RODERICK 'ROD' ESDAILE, February 25, 1939 - May 31, 2008
Dr. Rod Esdaile, an OSA member for over 30 years, died May 31, 2008 in North Carlton, Australia after a long struggle with cancer that had shadowed, but not taken over his life until his last months. He was 69.
Dr. Esdaile gained an international reputation for his expertise in titanium and fibre optics. He also played a leading role in die-casting in the automotive industry, which included a three-year posting as technical director with the Australian Trade Commission in Detroit in the US.
Born in Melbourne, Rod attended Wesley College. He started his career working as a laboratory technician with the CSIRO division of tribophysics (later materials science), based at Melbourne University, where he studied part time. He obtained his bachelor's degree in physical chemistry in 1965, and the following year he married Susan Koves. They had two daughters.
Rod's groundbreaking research on fibre optics with the late Dr Graeme Ogilvy placed them at the forefront of this field internationally. In 1975, he accepted a British government contract in conjunction with the University of Glasgow, Scotland, to develop switching devices for optical fibres using titanium. His research also enabled him to complete his PhD in electrical engineering. He returned with his family to Melbourne in 1979 and he resumed working with CSIRO.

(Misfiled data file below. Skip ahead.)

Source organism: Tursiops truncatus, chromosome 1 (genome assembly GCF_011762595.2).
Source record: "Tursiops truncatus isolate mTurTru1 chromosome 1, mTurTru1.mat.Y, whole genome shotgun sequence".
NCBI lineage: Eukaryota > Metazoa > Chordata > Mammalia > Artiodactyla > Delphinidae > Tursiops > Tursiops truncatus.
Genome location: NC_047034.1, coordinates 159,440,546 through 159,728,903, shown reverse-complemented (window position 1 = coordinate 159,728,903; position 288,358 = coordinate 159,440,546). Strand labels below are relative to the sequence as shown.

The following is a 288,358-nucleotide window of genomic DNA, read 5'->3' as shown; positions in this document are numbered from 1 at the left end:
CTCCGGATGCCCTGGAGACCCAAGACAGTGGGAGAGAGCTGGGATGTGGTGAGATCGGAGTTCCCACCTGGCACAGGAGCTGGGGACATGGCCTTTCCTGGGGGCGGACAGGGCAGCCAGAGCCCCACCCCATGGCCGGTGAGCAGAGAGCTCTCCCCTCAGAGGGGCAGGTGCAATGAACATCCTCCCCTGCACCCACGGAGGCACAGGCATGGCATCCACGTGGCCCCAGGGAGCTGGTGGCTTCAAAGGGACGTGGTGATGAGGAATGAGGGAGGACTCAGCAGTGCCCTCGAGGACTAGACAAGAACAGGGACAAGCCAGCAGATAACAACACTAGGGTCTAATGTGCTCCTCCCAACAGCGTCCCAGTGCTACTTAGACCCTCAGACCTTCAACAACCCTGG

Rod continued as a consultant to many projects related to his expertise in titanium and fibre optics, including the development of the bionic ear.
His work took a new direction with research related to magnesium and its applications to die-casting in the automotive industry. In the early 1990s, he played a leading role in the establishment of the CAST Co-operative Research Centre (CRC), before the trade commission posting in Detroit to promote and enhance automotive research and industry collaborations with the US. At the end of this assignment, Rod “retired” and set up his own consulting company in the US.
He worked tirelessly to assist Australian colleagues doing business in the US, especially those involved with magnesium research and development, the die-casting industry and former CSIRO colleagues. He was an office bearer of various industry and professional associations, including the Royal Society of Victoria. He helped organize many conferences, and presented and published numerous papers.
Always a practical scientist, Rod moved seamlessly from theory and research to shop floor applications. He and Susan, who worked in the US as an occupational therapist, returned to Melbourne at the end of 2003.
Rod was a keen and skillful house renovator, and for years he was an active member of the CSIRO Ski Club and helped to build several lodges from the 1960s to 1980s. He enjoyed inner-city living, reading extensively, attending concerts and opera and spending time at Somers where he had a large workshop and his traditional, Tasmanian-built wooden sailing dinghy.
Rod's elder daughter, Anna, predeceased him in 1993. He is survived by his wife Susan and daughter Lucy.
This tribute is adapted from an obituary that appeared on July 18, 2008 in theage.com.au.